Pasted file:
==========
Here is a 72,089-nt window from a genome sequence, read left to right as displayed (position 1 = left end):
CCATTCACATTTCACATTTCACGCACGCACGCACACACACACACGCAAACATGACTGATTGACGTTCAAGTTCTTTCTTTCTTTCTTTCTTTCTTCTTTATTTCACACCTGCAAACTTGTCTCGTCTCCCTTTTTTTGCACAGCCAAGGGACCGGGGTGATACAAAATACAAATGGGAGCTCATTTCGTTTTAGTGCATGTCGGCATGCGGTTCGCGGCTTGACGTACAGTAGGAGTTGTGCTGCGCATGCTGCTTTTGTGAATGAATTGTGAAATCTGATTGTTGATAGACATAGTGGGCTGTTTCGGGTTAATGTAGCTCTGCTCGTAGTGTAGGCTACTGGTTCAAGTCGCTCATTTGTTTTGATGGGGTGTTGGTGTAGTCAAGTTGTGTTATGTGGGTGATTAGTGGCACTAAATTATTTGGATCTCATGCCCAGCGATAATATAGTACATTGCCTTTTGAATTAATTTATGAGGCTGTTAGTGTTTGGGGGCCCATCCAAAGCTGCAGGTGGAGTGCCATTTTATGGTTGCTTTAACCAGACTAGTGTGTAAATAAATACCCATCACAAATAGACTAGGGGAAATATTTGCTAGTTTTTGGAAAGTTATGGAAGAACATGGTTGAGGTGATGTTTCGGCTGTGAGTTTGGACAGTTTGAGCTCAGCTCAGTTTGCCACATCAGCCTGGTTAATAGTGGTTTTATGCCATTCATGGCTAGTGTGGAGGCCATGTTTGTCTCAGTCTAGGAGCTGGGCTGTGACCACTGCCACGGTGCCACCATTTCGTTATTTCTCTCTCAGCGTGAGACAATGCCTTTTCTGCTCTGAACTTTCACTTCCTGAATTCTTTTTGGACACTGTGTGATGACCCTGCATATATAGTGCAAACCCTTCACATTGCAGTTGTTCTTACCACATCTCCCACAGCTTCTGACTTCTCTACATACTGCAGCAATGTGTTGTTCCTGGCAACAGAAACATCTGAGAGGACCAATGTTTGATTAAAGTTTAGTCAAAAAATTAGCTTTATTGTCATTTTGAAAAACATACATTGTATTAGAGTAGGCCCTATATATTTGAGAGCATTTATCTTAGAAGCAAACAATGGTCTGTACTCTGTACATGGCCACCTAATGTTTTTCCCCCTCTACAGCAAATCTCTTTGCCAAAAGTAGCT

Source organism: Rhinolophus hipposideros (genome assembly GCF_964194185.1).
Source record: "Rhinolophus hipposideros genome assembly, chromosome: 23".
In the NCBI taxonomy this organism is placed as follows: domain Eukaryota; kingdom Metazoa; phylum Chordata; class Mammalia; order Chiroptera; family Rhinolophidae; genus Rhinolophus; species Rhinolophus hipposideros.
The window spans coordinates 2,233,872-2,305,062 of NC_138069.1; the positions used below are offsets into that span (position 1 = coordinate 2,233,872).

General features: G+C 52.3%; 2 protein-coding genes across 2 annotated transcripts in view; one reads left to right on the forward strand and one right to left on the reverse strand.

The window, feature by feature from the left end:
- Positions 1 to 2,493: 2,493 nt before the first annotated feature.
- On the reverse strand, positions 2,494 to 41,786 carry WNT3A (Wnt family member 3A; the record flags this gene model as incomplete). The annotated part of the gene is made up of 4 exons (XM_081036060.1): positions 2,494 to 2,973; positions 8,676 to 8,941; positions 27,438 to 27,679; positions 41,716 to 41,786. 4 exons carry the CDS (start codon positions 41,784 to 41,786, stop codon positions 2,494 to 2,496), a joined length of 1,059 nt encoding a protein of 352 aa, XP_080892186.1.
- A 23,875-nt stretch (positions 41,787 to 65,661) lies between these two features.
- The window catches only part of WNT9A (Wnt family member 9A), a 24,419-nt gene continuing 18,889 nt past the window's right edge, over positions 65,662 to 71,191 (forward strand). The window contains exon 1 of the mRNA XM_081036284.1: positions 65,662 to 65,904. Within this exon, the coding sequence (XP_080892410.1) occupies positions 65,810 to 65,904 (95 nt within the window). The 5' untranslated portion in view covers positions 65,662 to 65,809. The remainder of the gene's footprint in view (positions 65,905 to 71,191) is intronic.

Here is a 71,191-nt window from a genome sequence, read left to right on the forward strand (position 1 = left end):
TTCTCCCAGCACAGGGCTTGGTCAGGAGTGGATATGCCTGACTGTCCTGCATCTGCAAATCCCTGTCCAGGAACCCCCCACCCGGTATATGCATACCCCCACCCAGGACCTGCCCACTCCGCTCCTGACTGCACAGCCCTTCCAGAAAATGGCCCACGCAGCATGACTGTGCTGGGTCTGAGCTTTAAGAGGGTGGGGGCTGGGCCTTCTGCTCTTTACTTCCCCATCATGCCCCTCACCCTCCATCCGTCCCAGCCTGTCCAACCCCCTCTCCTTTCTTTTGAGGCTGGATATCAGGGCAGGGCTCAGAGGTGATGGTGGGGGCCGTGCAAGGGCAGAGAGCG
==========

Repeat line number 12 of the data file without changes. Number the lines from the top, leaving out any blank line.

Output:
- The window catches only part of WNT9A (Wnt family member 9A), a 24,419-nt gene continuing 18,889 nt past the window's right edge, over positions 65,662 to 71,191 (forward strand). The window contains exon 1 of the mRNA XM_081036284.1: positions 65,662 to 65,904. Within this exon, the coding sequence (XP_080892410.1) occupies positions 65,810 to 65,904 (95 nt within the window). The 5' untranslated portion in view covers positions 65,662 to 65,809. The remainder of the gene's footprint in view (positions 65,905 to 71,191) is intronic.